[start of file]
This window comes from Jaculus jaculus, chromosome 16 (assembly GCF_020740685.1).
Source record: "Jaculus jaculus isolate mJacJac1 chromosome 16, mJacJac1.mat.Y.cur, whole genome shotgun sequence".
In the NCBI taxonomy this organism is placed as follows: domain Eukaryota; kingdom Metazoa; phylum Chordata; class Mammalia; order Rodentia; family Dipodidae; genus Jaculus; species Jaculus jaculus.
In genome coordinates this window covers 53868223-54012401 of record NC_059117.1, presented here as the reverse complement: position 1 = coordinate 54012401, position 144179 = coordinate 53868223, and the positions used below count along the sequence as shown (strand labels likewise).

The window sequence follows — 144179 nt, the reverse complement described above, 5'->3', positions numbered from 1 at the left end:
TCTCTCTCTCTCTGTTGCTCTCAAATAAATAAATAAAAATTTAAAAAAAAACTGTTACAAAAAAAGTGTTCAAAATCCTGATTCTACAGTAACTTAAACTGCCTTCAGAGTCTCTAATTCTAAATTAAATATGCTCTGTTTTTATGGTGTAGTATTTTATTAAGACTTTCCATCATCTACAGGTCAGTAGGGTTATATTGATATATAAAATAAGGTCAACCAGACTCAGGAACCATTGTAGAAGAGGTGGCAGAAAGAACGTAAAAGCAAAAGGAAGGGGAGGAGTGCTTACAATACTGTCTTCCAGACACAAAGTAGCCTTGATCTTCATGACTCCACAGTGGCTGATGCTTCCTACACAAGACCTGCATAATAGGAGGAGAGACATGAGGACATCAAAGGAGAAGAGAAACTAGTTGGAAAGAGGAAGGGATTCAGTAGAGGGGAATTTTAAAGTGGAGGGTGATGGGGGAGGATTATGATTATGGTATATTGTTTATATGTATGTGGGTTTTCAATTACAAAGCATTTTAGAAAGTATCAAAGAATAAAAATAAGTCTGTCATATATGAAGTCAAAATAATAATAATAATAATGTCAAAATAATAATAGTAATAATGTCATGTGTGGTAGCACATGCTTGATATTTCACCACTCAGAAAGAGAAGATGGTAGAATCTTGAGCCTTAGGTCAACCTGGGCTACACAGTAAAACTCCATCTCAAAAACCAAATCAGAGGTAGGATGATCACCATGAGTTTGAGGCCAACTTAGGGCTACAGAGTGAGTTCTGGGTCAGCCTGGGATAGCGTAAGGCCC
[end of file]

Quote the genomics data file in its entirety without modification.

This window comes from Jaculus jaculus, chromosome 16 (assembly GCF_020740685.1).
Source record: "Jaculus jaculus isolate mJacJac1 chromosome 16, mJacJac1.mat.Y.cur, whole genome shotgun sequence".
In the NCBI taxonomy this organism is placed as follows: domain Eukaryota; kingdom Metazoa; phylum Chordata; class Mammalia; order Rodentia; family Dipodidae; genus Jaculus; species Jaculus jaculus.
In genome coordinates this window covers 53868223-54012401 of record NC_059117.1, presented here as the reverse complement: position 1 = coordinate 54012401, position 144179 = coordinate 53868223, and the positions used below count along the sequence as shown (strand labels likewise).

The window sequence follows — 144179 nt, the reverse complement described above, 5'->3', positions numbered from 1 at the left end:
TCTCTCTCTCTCTGTTGCTCTCAAATAAATAAATAAAAATTTAAAAAAAAACTGTTACAAAAAAAGTGTTCAAAATCCTGATTCTACAGTAACTTAAACTGCCTTCAGAGTCTCTAATTCTAAATTAAATATGCTCTGTTTTTATGGTGTAGTATTTTATTAAGACTTTCCATCATCTACAGGTCAGTAGGGTTATATTGATATATAAAATAAGGTCAACCAGACTCAGGAACCATTGTAGAAGAGGTGGCAGAAAGAACGTAAAAGCAAAAGGAAGGGGAGGAGTGCTTACAATACTGTCTTCCAGACACAAAGTAGCCTTGATCTTCATGACTCCACAGTGGCTGATGCTTCCTACACAAGACCTGCATAATAGGAGGAGAGACATGAGGACATCAAAGGAGAAGAGAAACTAGTTGGAAAGAGGAAGGGATTCAGTAGAGGGGAATTTTAAAGTGGAGGGTGATGGGGGAGGATTATGATTATGGTATATTGTTTATATGTATGTGGGTTTTCAATTACAAAGCATTTTAGAAAGTATCAAAGAATAAAAATAAGTCTGTCATATATGAAGTCAAAATAATAATAATAATAATGTCAAAATAATAATAGTAATAATGTCATGTGTGGTAGCACATGCTTGATATTTCACCACTCAGAAAGAGAAGATGGTAGAATCTTGAGCCTTAGGTCAACCTGGGCTACACAGTAAAACTCCATCTCAAAAACCAAATCAGAGGTAGGATGATCACCATGAGTTTGAGGCCAACTTAGGGCTACAGAGTGAGTTCTGGGTCAGCCTGGGATAGCGTAAGGCCC